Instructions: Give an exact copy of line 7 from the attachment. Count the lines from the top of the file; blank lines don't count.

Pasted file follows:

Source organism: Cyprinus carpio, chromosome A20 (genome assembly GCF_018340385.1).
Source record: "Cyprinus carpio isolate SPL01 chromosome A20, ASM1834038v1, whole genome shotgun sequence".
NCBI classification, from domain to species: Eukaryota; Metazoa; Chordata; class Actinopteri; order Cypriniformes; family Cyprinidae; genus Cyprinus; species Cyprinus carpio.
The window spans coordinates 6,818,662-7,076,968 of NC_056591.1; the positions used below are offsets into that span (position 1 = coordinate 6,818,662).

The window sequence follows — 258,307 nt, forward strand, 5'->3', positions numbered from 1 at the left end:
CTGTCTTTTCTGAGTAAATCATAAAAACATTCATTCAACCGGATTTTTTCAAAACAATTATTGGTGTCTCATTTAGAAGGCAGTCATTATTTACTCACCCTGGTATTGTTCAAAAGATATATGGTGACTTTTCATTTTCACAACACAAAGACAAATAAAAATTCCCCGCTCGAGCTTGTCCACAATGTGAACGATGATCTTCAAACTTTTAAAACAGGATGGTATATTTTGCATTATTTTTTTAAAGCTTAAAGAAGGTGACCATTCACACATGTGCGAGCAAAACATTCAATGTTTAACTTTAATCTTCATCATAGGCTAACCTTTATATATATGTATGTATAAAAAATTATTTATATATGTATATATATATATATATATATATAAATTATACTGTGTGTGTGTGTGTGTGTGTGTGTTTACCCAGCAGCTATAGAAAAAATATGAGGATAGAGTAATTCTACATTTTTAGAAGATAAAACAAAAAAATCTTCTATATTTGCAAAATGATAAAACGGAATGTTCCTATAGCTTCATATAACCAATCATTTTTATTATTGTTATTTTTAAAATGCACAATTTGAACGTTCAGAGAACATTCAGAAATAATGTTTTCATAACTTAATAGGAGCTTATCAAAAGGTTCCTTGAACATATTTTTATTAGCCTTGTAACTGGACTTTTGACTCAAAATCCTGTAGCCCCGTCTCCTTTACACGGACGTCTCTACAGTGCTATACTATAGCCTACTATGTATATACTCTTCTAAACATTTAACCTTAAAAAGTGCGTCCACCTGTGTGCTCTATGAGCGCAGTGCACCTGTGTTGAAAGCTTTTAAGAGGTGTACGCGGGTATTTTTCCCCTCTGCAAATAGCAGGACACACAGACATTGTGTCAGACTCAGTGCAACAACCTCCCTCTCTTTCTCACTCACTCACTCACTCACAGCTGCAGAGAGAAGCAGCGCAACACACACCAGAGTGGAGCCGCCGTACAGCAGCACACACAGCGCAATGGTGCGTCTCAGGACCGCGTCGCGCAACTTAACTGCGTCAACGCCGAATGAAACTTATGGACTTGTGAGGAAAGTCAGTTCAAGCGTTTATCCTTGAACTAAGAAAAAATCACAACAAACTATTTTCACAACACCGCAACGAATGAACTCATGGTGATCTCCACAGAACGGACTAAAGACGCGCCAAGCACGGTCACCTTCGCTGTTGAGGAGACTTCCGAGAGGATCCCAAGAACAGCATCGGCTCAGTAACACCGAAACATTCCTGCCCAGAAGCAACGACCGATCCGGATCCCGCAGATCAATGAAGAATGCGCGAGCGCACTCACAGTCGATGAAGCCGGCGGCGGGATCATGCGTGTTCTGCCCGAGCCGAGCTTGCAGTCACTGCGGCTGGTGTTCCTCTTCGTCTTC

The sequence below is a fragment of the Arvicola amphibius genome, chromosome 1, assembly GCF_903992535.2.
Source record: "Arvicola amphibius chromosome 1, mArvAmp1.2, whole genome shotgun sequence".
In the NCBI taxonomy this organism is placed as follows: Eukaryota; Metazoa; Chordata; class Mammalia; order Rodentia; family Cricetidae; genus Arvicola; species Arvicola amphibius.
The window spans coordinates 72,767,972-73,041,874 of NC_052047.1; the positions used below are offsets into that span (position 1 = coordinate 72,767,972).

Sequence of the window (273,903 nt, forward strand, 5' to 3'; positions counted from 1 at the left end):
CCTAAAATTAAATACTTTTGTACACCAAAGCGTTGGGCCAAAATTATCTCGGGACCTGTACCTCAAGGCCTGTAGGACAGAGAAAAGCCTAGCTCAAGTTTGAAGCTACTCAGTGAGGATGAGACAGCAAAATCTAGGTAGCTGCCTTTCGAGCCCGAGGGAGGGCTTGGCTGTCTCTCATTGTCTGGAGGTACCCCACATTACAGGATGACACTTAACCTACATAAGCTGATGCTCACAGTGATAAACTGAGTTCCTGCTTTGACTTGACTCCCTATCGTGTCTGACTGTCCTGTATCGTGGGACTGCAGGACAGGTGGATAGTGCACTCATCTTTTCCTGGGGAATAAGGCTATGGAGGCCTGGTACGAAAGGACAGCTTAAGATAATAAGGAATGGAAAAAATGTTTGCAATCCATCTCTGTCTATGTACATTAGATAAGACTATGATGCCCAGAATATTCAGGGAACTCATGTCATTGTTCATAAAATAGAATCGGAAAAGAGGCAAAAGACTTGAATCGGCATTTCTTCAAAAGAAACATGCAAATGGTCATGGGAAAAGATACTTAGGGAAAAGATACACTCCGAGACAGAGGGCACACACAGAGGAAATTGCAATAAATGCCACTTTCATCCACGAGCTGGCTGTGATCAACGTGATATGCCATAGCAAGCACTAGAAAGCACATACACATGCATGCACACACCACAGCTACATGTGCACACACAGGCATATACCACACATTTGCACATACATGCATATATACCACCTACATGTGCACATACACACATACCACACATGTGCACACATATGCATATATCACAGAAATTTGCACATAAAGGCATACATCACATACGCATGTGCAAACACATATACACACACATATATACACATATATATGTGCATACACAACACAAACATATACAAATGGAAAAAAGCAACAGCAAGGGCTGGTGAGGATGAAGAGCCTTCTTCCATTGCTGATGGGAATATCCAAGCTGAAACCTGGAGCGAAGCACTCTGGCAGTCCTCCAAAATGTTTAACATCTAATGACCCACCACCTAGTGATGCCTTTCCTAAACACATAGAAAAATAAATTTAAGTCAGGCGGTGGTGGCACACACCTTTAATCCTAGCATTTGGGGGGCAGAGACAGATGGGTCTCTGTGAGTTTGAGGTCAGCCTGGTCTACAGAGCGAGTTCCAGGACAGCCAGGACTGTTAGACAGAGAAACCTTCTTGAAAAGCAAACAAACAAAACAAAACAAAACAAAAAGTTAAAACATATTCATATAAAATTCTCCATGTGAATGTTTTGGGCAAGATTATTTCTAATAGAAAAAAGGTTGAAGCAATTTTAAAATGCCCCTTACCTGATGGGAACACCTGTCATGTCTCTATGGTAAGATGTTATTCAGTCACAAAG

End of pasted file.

The sequence below is a fragment of the Arvicola amphibius genome, chromosome 1, assembly GCF_903992535.2.